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Concern over information blackout on the details of commercial radio licence applicants
The Media Monitoring Project Zimbabwe
July 18, 2011

MMPZ welcomes the recent invitation by the Broadcasting Authority of Zimbabwe (BAZ) for applications for two "independent" national radio broadcasting licences that it has offered to make available to Zimbabwe's aspiring broadcasting community.

Following this invitation towards the end of May, notices of companies applying for these licences began appearing in the national Press, and it has been subsequently reported that there are a total of 15 applicants who qualified to be considered.

According to the notices in the Press inserted by the applicants, interested Zimbabweans wishing to comment on the applications were invited to do so within 14 days of the advertisement's publication by contacting BAZ.

MMPZ responded to this invitation in order to seek information about the identities of the individuals behind the companies applying for the broadcasting licences and to establish their broadcasting credentials, among other points of interest.

However, on two separate occasions representatives of this organization were denied access to any information beyond that published in the Press on the grounds that it was confidential. The only information about the applicants in the press notices were the names of the companies applying and their head office addresses.

According to Section 10 (3) of the Broadcasting Services Act " . . . an applicant shall publish his application in a national newspaper . . . and in a manner and form approved by the Authority . . . "

Evidently, the press notices were published "in a manner and form approved by the authority..." But the sparse information provided by the notices cannot possibly constitute the publication of an application by any stretch of the imagination.

The Act (Section 10:4) also provides for any member of the public to lodge an objection to an application with the BAZ within 14 days of the publication of the application.

It is clear that the Act intended details of the applications to have been made public in order to allow Zimbabweans the opportunity to object to applications they disagreed with.

MMPZ believes that in the absence of the necessary information to make intelligent comments upon the applications, it is incumbent upon the broadcasting authority to provide it.

Denying such information to the public subverts the open and transparent process of selection intended in the provisions of the Act - and the right of Zimbabweans to have a say in the selection of these broadcasters.

This is especially so since the BSA also stipulates that BAZ draws up a shortlist of applicants and conducts a public inquiry for the purpose of determining the suitability of the applicants to be licensed.

In drawing up its short-list, BAZ is also obliged to take into account objections submitted by the public. However, the public cannot make the necessary interventions without sufficient information to make an informed comment. Nor can they participate effectively in the public inquiry.

Denying the public such information undermines the intention of the Act to ensure a transparent and public process in the selection of the broadcasters and shrouds the entire procedure in secrecy.

For example, the 14 days have already expired and the public remain completely ignorant about the identities of the applicants and their capacity to provide an effective national radio broadcasting service. Nor will we know how BAZ arrived at its short-list of applicants to attend the public inquiry, or indeed, who these individuals and organizations are at the time the inquiry is eventually held.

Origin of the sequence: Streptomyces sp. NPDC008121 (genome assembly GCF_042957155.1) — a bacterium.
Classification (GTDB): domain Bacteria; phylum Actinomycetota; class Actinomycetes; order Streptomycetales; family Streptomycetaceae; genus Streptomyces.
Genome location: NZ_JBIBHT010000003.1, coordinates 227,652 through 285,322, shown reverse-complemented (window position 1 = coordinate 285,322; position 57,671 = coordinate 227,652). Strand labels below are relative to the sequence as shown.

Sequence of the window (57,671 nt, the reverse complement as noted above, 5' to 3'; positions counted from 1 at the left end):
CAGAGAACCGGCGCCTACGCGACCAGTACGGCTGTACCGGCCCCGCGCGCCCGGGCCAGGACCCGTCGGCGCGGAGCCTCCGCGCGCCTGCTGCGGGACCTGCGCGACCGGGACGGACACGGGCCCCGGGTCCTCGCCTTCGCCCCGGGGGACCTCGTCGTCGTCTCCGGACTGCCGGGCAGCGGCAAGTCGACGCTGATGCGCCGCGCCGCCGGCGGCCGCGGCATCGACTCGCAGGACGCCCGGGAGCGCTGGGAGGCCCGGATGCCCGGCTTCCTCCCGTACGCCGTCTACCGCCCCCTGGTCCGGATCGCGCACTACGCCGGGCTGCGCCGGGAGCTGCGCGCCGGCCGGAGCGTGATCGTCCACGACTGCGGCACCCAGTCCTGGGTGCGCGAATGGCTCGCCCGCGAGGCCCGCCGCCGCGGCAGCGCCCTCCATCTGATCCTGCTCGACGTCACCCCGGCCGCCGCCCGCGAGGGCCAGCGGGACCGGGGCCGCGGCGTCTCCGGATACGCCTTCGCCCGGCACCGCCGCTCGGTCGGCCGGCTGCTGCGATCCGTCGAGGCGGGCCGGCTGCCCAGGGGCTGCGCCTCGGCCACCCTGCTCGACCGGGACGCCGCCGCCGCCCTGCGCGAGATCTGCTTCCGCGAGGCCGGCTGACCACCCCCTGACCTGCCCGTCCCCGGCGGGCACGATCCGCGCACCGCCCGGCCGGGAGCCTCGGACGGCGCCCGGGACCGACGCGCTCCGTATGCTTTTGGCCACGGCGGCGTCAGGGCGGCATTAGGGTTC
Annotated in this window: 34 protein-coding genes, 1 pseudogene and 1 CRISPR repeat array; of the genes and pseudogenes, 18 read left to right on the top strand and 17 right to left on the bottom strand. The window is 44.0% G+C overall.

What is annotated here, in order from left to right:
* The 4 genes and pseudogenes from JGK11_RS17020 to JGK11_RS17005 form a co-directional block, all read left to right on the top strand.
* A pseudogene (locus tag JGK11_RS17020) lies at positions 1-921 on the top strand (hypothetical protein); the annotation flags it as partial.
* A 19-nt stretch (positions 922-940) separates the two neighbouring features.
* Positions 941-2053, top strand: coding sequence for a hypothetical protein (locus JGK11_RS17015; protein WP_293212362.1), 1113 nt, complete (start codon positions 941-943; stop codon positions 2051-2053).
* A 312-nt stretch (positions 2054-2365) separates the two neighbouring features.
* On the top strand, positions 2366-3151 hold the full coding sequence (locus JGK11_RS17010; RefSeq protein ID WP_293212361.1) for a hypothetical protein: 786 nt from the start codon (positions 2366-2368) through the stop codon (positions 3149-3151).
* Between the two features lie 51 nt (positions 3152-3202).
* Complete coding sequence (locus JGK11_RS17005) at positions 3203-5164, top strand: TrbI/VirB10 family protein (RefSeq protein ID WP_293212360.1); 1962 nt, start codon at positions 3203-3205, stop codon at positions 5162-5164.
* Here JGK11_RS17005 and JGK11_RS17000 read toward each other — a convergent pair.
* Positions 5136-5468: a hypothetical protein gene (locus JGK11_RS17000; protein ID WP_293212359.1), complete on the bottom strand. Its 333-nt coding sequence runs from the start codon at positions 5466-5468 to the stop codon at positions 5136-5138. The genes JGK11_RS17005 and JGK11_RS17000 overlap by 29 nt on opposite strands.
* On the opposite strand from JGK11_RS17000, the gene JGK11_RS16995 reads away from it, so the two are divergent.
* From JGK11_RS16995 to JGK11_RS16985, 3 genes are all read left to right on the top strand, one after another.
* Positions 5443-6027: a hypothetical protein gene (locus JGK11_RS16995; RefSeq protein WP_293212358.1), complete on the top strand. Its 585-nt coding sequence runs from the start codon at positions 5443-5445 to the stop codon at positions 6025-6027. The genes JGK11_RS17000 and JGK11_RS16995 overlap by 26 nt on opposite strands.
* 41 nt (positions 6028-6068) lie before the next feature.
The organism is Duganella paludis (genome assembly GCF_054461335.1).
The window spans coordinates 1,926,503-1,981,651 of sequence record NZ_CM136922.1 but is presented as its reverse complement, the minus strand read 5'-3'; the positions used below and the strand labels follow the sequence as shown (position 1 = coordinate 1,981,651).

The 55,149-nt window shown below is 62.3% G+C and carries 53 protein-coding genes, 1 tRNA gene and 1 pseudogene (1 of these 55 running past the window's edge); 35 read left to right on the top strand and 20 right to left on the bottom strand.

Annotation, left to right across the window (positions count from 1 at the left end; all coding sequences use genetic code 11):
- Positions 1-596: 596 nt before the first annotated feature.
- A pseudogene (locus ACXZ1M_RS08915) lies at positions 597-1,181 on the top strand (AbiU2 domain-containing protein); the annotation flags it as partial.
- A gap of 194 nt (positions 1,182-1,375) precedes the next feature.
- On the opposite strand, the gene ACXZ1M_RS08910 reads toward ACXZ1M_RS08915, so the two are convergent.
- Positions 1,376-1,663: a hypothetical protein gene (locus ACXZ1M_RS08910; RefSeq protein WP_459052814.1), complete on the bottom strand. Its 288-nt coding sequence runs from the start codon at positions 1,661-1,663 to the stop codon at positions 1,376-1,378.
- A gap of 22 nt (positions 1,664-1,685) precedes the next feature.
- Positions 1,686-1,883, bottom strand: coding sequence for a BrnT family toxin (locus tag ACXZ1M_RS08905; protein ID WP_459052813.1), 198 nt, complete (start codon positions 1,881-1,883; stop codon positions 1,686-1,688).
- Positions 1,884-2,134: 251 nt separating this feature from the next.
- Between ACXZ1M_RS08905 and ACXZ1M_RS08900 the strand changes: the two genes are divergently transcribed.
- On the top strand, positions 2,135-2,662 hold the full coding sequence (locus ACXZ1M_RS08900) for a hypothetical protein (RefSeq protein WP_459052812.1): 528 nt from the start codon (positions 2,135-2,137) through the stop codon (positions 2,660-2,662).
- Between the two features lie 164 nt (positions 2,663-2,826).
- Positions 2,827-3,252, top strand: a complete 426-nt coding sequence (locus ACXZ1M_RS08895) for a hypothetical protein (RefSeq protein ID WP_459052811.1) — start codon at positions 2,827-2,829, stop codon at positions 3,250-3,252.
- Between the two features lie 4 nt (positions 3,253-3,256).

MMPZ calls on BAZ to make details of the applications public so that Zimbabweans can participate effectively in the public inquiry, and in order for the nation to be fully informed about the identity of those organizations that eventually win the right to broadcast to the nation.

If the authority continues to deny the people this right it will further undermine its credibility whose legitimacy is already a subject of dispute between the parties to Zimbabwe's coalition government. This followed Media and Information Minister Webster Shamu's unilateral appointment of the BAZ board in September, 2009, packed with former military men and allies of President Mugabe's ZANU PF party. This action violated the letter and spirit of the Global Political Agreement (GPA), which demands that Mugabe and his ZANU PF arm of government consult his coalition partners over the appointment of such national institutions.

MMPZ is concerned about delays in reconstituting the BAZ board (as well as the boards of the Mass Media Trust that controls the state-owned Zimpapers stable of newspapers, and the national public broadcaster, ZBC) despite reports that Zimbabwe's coalition principals had agreed to this during one of their Monday meetings in October 2009 (SW Radio Africa, 8/10/09), and that the parties' negotiators reinforced this agreement in Cape Town, South Africa, during their discussions on the terms of an election roadmap in April and May this year (The Sunday Mail, 5/6/11).

Equally disturbing is the media's silence over BAZ's handling of applications for national commercial broadcasting licences and the fact that the authority itself should be dissolved and reconstituted with the participation of all the partners to the coalition government before it embarks on issuing any new broadcasting licences that will bring an end to government's illegal monopoly of the airwaves. Only with the appointment of an independent, credible, new board, which Zimbabweans can trust, will there be any genuine reform of Zimbabwe's broadcasting sector.

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